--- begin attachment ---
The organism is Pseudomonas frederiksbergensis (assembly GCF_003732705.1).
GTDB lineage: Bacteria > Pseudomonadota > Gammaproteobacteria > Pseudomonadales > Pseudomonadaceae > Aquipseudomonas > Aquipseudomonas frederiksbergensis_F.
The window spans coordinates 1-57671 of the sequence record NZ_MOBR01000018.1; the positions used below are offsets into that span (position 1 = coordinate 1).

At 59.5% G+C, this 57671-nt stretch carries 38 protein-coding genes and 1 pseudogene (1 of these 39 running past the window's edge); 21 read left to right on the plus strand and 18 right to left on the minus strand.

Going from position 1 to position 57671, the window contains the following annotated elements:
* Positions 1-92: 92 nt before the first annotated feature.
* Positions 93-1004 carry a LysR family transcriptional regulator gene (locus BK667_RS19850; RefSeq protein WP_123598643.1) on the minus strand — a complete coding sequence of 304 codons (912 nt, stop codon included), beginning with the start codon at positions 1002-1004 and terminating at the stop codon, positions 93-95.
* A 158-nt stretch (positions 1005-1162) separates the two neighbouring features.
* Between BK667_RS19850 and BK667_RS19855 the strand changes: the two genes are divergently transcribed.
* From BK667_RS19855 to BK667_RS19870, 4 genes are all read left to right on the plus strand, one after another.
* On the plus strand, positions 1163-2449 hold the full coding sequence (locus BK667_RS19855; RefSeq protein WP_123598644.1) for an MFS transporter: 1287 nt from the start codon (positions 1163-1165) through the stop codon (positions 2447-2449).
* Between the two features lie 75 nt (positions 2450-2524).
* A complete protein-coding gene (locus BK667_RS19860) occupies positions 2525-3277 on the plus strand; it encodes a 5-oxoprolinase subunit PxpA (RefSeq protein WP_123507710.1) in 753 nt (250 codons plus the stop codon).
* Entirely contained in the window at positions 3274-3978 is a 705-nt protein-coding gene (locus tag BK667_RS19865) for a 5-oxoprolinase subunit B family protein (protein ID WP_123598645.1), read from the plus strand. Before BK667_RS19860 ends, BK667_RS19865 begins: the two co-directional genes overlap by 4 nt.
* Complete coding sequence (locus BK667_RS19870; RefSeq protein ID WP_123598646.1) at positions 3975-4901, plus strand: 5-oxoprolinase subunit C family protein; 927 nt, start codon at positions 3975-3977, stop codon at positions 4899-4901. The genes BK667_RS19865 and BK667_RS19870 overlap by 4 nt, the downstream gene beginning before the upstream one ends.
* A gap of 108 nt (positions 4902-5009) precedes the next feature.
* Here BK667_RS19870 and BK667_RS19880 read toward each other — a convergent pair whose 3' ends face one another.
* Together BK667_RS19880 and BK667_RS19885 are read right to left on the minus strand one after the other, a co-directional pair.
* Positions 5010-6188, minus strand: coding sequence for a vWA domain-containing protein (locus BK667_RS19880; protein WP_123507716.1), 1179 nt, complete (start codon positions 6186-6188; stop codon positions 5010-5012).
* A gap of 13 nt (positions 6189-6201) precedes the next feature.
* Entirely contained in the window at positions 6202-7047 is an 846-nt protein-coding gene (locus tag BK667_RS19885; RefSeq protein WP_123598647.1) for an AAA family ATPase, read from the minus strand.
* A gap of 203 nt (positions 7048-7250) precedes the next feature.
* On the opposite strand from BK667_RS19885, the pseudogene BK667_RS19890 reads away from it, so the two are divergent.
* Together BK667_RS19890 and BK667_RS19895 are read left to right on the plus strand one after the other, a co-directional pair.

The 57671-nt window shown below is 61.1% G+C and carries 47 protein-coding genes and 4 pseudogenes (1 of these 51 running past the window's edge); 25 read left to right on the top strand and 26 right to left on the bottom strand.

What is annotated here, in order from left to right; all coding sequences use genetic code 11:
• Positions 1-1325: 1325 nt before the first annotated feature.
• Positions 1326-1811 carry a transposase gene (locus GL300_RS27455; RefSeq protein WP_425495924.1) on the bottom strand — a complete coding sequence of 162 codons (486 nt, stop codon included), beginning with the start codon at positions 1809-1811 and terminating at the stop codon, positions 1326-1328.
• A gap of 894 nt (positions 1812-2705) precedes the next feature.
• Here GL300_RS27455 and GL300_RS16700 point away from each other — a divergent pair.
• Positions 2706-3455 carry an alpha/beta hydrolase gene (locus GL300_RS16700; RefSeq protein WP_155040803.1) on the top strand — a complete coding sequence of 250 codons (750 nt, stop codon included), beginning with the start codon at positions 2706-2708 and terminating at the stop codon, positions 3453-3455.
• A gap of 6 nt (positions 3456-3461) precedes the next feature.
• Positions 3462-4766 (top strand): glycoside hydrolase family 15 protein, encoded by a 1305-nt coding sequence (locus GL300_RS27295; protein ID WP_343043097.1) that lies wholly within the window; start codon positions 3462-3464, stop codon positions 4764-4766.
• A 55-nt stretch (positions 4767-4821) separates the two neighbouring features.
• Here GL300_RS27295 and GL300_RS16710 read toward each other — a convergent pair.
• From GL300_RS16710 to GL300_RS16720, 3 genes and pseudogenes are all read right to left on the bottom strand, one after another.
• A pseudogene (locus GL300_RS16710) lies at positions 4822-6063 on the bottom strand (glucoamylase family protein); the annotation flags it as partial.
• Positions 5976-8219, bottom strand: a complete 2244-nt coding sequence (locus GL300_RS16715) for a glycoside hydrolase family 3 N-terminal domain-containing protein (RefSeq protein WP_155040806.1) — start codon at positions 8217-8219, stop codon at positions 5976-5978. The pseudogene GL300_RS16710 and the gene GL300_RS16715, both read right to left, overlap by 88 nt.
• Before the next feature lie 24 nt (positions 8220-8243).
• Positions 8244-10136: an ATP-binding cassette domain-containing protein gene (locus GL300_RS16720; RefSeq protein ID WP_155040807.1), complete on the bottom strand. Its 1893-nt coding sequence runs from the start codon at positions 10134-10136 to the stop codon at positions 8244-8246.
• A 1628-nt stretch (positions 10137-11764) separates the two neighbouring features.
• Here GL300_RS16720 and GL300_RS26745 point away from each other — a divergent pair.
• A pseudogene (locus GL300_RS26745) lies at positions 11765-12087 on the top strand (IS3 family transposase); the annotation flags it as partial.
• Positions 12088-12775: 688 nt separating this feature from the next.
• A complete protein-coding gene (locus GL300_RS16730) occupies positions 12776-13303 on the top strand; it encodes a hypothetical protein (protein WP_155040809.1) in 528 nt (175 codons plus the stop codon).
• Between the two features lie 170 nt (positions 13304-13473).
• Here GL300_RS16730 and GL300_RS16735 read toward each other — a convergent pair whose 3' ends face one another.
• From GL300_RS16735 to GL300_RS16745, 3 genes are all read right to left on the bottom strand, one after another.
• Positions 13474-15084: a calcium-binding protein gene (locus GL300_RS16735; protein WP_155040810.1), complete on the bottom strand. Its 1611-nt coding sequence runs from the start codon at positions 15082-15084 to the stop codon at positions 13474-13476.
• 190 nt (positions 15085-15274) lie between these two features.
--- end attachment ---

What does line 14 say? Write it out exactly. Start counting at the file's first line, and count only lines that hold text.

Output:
* Entirely contained in the window at positions 3274-3978 is a 705-nt protein-coding gene (locus tag BK667_RS19865) for a 5-oxoprolinase subunit B family protein (protein ID WP_123598645.1), read from the plus strand. Before BK667_RS19860 ends, BK667_RS19865 begins: the two co-directional genes overlap by 4 nt.